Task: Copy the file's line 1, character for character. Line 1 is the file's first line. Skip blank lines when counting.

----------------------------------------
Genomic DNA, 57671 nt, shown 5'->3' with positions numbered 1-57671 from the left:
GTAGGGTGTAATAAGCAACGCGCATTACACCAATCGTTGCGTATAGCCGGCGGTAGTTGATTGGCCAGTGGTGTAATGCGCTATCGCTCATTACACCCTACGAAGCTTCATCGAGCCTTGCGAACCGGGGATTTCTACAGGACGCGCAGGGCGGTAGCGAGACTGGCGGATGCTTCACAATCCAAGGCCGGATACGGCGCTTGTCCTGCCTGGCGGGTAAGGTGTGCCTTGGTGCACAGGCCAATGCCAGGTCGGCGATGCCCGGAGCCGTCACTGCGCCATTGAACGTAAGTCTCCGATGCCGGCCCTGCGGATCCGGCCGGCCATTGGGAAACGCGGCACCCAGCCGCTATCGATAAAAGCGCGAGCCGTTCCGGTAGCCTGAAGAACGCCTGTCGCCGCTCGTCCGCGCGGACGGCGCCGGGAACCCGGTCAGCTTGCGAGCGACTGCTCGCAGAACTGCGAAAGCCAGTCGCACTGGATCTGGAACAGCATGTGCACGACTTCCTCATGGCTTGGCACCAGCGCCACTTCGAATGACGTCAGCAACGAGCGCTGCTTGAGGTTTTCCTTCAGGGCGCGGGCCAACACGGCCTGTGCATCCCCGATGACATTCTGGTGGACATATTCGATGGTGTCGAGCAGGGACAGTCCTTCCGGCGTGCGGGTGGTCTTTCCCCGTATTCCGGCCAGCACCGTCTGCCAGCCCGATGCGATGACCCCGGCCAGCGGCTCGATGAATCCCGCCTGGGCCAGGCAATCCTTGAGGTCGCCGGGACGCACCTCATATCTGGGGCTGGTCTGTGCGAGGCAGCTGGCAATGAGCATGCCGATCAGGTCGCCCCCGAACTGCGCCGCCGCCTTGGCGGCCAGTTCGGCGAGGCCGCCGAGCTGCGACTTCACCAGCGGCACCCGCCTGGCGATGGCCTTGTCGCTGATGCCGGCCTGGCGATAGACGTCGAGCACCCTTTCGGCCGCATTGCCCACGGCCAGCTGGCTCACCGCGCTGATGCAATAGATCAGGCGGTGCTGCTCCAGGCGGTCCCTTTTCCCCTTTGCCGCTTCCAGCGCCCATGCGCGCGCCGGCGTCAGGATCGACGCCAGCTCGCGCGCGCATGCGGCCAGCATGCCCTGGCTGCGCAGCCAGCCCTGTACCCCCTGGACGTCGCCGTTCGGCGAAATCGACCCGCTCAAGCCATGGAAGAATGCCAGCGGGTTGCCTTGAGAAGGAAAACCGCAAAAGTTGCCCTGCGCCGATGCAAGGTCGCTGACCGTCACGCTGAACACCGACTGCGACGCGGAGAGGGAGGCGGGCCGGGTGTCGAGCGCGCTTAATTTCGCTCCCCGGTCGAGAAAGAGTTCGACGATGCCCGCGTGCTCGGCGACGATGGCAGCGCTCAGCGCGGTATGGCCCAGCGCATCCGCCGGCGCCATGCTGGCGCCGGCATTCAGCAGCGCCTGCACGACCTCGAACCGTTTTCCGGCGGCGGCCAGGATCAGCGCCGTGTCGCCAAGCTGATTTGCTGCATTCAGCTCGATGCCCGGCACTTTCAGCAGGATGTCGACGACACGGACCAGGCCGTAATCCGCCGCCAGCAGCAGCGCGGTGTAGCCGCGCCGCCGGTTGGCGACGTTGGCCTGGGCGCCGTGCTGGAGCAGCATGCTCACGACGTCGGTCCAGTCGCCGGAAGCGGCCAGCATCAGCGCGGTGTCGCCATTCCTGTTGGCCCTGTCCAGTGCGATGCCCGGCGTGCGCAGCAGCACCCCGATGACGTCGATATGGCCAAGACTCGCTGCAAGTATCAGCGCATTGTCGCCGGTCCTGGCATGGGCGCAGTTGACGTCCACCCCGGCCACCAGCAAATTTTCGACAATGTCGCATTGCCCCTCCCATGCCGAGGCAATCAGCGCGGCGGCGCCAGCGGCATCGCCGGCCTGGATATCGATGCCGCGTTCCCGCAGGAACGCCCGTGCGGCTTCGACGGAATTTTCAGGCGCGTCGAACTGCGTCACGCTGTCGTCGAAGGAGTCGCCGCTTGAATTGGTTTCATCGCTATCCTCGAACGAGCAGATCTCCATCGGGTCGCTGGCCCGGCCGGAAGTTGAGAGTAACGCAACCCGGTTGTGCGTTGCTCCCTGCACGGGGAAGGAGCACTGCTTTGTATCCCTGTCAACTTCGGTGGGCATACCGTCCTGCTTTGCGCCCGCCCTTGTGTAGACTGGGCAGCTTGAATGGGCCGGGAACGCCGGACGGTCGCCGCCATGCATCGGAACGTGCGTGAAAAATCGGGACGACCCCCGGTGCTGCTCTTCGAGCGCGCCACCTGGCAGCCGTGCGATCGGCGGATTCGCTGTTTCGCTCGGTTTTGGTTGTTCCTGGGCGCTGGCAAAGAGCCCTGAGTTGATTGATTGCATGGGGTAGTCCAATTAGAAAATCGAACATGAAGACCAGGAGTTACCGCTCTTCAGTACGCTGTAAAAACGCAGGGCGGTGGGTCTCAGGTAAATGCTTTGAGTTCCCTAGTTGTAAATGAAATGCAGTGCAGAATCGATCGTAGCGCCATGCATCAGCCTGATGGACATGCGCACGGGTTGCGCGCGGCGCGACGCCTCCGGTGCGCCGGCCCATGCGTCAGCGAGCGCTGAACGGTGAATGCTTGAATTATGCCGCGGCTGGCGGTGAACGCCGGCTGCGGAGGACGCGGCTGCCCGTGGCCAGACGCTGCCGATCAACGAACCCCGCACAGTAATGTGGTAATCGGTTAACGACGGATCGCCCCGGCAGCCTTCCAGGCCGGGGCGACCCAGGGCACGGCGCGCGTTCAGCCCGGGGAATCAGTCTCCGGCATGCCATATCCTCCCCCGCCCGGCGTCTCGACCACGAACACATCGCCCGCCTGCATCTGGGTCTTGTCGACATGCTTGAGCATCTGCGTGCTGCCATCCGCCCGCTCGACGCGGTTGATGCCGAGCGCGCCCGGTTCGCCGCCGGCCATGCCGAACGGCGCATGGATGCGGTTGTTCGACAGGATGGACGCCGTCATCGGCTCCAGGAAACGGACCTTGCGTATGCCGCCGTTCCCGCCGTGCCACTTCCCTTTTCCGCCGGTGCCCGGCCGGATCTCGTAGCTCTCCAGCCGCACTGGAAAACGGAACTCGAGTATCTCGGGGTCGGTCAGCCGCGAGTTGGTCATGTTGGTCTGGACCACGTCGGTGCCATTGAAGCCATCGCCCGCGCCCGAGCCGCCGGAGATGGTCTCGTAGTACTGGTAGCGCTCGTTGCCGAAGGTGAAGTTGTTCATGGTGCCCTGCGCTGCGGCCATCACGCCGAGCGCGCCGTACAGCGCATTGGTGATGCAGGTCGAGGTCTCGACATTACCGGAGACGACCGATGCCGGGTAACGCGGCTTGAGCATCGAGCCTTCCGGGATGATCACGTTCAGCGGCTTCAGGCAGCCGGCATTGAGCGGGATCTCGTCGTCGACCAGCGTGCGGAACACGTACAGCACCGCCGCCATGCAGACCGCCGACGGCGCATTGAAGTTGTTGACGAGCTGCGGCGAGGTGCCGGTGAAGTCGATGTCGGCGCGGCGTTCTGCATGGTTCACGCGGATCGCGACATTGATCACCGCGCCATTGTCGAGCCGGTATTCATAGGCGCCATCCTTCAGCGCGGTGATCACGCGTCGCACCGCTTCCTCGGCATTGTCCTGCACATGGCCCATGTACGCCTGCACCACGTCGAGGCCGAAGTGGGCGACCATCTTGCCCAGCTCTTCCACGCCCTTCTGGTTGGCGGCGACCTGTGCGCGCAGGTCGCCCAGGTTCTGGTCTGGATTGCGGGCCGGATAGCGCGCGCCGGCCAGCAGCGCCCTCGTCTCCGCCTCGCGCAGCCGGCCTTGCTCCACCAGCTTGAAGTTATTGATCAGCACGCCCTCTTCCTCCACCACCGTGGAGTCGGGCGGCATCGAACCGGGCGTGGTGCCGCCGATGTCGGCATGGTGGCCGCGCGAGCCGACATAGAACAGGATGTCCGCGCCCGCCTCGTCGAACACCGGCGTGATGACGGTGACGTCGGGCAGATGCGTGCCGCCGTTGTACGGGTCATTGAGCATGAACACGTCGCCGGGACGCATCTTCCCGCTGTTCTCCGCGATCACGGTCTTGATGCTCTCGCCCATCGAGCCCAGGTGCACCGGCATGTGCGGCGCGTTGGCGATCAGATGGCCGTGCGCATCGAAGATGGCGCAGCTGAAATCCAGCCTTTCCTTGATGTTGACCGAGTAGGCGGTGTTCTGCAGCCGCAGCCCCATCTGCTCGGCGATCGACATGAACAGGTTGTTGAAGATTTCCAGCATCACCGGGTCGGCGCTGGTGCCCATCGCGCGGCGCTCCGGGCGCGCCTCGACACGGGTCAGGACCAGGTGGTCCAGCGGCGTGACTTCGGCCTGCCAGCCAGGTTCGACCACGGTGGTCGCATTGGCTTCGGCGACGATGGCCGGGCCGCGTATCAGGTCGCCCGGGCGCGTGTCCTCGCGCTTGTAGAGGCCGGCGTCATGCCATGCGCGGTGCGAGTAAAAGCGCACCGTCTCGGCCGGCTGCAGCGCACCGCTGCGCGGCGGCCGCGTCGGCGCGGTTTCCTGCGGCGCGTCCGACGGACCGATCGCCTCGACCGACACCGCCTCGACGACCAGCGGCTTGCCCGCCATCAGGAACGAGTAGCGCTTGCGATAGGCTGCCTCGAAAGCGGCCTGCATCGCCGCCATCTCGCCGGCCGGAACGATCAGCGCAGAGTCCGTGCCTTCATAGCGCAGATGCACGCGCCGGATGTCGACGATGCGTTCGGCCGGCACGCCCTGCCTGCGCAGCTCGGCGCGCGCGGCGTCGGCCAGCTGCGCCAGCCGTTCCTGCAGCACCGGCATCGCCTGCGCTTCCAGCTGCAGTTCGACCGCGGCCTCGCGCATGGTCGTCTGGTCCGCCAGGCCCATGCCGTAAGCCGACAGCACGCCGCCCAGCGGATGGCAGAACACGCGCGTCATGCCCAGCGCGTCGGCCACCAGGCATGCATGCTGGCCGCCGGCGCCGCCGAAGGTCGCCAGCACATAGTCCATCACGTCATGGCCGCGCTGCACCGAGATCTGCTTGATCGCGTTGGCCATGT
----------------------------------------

Genomic DNA, 57671 nt, shown 5'->3' with positions numbered 1-57671 from the left: